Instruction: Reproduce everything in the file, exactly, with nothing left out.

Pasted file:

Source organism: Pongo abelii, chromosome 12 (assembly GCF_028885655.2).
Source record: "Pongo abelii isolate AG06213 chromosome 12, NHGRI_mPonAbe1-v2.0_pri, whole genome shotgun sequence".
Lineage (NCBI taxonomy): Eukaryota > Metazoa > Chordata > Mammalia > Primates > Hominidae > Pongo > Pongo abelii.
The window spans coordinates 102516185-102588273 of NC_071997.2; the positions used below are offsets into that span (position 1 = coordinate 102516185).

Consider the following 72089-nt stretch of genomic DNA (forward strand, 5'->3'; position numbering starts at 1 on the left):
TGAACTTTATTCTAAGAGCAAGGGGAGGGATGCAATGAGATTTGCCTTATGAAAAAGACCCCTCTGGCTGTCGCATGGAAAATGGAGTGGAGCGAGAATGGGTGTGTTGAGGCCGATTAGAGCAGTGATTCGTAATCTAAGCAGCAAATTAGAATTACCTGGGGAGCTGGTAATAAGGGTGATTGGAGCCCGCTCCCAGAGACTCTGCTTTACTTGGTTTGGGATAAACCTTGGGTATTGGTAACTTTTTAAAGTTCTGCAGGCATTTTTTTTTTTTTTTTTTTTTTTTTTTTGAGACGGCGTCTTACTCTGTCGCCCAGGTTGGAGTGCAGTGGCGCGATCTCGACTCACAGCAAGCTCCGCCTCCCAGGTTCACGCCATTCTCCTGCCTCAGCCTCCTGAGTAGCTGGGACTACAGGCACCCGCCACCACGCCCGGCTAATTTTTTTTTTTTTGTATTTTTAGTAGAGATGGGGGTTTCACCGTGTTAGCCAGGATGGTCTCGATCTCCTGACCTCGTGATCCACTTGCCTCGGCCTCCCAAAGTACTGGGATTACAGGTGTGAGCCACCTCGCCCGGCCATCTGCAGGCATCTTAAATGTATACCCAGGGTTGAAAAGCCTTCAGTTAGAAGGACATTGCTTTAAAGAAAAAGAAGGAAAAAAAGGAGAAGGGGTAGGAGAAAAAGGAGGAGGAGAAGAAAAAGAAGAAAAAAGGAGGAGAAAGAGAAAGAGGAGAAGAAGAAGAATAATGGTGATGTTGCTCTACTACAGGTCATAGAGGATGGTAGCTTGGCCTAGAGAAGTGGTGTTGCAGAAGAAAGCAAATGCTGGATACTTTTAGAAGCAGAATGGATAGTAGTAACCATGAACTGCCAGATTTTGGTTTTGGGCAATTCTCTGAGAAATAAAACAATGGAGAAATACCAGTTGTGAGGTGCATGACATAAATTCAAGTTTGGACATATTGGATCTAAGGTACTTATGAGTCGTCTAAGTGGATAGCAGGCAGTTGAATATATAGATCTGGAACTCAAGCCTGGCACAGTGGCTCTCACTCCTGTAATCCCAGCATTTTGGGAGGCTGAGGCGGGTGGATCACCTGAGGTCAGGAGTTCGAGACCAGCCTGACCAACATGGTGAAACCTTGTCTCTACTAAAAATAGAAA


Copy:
Source organism: Pongo abelii, chromosome 12 (assembly GCF_028885655.2).
Source record: "Pongo abelii isolate AG06213 chromosome 12, NHGRI_mPonAbe1-v2.0_pri, whole genome shotgun sequence".
Lineage (NCBI taxonomy): Eukaryota > Metazoa > Chordata > Mammalia > Primates > Hominidae > Pongo > Pongo abelii.
The window spans coordinates 102516185-102588273 of NC_071997.2; the positions used below are offsets into that span (position 1 = coordinate 102516185).

Consider the following 72089-nt stretch of genomic DNA (forward strand, 5'->3'; position numbering starts at 1 on the left):
TGAACTTTATTCTAAGAGCAAGGGGAGGGATGCAATGAGATTTGCCTTATGAAAAAGACCCCTCTGGCTGTCGCATGGAAAATGGAGTGGAGCGAGAATGGGTGTGTTGAGGCCGATTAGAGCAGTGATTCGTAATCTAAGCAGCAAATTAGAATTACCTGGGGAGCTGGTAATAAGGGTGATTGGAGCCCGCTCCCAGAGACTCTGCTTTACTTGGTTTGGGATAAACCTTGGGTATTGGTAACTTTTTAAAGTTCTGCAGGCATTTTTTTTTTTTTTTTTTTTTTTTTTTTGAGACGGCGTCTTACTCTGTCGCCCAGGTTGGAGTGCAGTGGCGCGATCTCGACTCACAGCAAGCTCCGCCTCCCAGGTTCACGCCATTCTCCTGCCTCAGCCTCCTGAGTAGCTGGGACTACAGGCACCCGCCACCACGCCCGGCTAATTTTTTTTTTTTTGTATTTTTAGTAGAGATGGGGGTTTCACCGTGTTAGCCAGGATGGTCTCGATCTCCTGACCTCGTGATCCACTTGCCTCGGCCTCCCAAAGTACTGGGATTACAGGTGTGAGCCACCTCGCCCGGCCATCTGCAGGCATCTTAAATGTATACCCAGGGTTGAAAAGCCTTCAGTTAGAAGGACATTGCTTTAAAGAAAAAGAAGGAAAAAAAGGAGAAGGGGTAGGAGAAAAAGGAGGAGGAGAAGAAAAAGAAGAAAAAAGGAGGAGAAAGAGAAAGAGGAGAAGAAGAAGAATAATGGTGATGTTGCTCTACTACAGGTCATAGAGGATGGTAGCTTGGCCTAGAGAAGTGGTGTTGCAGAAGAAAGCAAATGCTGGATACTTTTAGAAGCAGAATGGATAGTAGTAACCATGAACTGCCAGATTTTGGTTTTGGGCAATTCTCTGAGAAATAAAACAATGGAGAAATACCAGTTGTGAGGTGCATGACATAAATTCAAGTTTGGACATATTGGATCTAAGGTACTTATGAGTCGTCTAAGTGGATAGCAGGCAGTTGAATATATAGATCTGGAACTCAAGCCTGGCACAGTGGCTCTCACTCCTGTAATCCCAGCATTTTGGGAGGCTGAGGCGGGTGGATCACCTGAGGTCAGGAGTTCGAGACCAGCCTGACCAACATGGTGAAACCTTGTCTCTACTAAAAATAGAAA